Collaborative work in the arts classroom…

The Art21 blog is a great place to reconsider how postmodern art and artists might redirect the way we teach and think about teaching.
A recent post, “It Takes Two…or Two Hundred” is an interesting discussion about the fact that many postmodern artists work collaboratively. The end of the post raises the following questions:

Students in art classes today are most often engaged with working on projects alone. Why do so many teachers resist collaboration? Is it solely the organizational challenges? We’re certainly aware of the benefits it offers to both students and ourselves. How can we overcome the fear of planning collaborative work to more realistically reflect contemporary practice?

I often have students work collaboratively. The two main reasons that I think most visual art teachers might shy away from collaborative work are:

1) Issues with Assessment
It’s sometimes hard for kids to work collaboratively. Not each child can play an equal role. Sometimes ideas that meld everyone’s ideas aren’t the best ideas. How do you determine what score/grade/feedback students should receive?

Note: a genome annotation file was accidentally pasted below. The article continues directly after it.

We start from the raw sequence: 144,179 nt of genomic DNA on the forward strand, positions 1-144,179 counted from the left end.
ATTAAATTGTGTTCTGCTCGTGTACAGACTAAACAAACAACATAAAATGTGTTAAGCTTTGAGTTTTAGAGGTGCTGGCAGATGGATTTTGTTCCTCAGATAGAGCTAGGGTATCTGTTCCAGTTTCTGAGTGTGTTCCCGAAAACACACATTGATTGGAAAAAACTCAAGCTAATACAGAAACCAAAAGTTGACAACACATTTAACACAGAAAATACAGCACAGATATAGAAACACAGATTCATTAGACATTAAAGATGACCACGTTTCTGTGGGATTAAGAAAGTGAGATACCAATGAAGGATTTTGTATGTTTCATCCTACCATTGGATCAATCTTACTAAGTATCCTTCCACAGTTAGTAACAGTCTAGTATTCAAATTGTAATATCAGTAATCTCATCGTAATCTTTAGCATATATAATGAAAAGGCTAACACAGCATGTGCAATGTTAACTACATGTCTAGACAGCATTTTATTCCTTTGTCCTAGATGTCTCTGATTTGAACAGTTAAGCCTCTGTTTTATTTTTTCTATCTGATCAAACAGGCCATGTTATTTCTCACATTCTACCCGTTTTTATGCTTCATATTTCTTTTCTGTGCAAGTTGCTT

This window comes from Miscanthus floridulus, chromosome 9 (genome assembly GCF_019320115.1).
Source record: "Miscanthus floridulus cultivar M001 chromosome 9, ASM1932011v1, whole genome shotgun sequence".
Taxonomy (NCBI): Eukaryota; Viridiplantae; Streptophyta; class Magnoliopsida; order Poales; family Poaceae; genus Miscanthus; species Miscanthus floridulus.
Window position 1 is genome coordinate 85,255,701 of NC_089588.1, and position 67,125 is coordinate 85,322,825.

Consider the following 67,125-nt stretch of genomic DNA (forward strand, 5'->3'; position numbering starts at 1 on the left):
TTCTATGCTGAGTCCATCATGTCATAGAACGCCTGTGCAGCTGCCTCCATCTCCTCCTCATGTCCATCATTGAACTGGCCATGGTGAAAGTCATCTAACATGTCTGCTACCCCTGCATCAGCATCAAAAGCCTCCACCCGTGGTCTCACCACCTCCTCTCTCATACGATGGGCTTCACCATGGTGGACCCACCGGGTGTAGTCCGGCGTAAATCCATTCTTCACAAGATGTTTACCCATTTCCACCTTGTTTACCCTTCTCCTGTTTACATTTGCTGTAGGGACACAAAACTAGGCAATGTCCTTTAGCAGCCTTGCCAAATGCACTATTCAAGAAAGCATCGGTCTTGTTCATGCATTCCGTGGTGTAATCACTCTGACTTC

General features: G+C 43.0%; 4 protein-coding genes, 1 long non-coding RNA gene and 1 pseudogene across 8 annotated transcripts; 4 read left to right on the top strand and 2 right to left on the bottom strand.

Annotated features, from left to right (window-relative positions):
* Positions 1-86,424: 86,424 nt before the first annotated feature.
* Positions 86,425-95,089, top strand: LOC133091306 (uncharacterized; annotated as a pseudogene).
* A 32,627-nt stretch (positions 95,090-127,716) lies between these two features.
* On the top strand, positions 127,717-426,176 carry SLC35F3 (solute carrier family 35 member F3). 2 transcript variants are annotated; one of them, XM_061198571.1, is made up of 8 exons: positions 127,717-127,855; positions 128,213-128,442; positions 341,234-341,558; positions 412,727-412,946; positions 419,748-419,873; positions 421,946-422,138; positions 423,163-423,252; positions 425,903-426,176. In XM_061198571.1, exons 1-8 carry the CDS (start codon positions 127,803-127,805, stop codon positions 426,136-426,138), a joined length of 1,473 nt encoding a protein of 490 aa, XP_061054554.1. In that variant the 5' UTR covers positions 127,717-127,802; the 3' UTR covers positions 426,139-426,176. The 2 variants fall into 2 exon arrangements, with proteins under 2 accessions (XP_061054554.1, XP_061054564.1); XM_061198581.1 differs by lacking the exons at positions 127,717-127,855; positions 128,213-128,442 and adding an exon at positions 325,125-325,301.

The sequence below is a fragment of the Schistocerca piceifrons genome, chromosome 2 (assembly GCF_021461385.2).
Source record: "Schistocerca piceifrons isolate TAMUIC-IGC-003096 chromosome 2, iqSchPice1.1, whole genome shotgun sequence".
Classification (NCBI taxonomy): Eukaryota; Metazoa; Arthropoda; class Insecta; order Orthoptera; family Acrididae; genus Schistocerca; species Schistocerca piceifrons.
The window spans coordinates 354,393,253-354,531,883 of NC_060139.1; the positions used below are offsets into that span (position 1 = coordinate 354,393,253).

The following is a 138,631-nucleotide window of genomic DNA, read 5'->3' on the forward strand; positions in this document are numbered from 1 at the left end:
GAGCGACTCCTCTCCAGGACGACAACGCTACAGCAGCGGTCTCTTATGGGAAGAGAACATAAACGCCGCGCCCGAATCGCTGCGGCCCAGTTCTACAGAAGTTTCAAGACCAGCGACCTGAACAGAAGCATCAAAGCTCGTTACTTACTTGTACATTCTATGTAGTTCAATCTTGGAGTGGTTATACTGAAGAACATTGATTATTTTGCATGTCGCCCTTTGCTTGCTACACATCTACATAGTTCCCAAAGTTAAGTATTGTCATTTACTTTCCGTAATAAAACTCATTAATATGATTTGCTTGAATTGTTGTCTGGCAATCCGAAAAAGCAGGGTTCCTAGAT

2) It requires a different type of classroom and behavior management.
Group work requires the support of the physical space. Desks and tables arranged in lines are potentially detrimental to group work. Students talk more when facing each other (but you want them to talk, after all…it’s a collaborative project). Sometimes group dynamics create interesting behavior issues that may not have existed if students are sitting in their neat rows doing their own project.

In a massive clean out of my office, I came across some questions that can be used to help a group self-assess. I believe this came through the Getty Listserve. It seems that these questions might be a good method to use in order to get each student reporting what happened in their group:

  • Who was good at listening to others on your team? Explain with examples.
  • Who was good at suggesting ideas for your team? Explain with examples.
  • Who was good at asking good questions that helped us think? Explain with examples.
  • Who was good at keeping our team focused and productive? Explain with examples.
  • Who was good at technical things and skills? Explain with examples.
  • Who was good at composition and design? Explain with examples.
  • What ways did you contribute to your team effort? Explain with examples.

What barriers exist in your classroom? What tips and tricks do you have that help facilitate collaborative projects? What are the pros and cons of assigning jobs?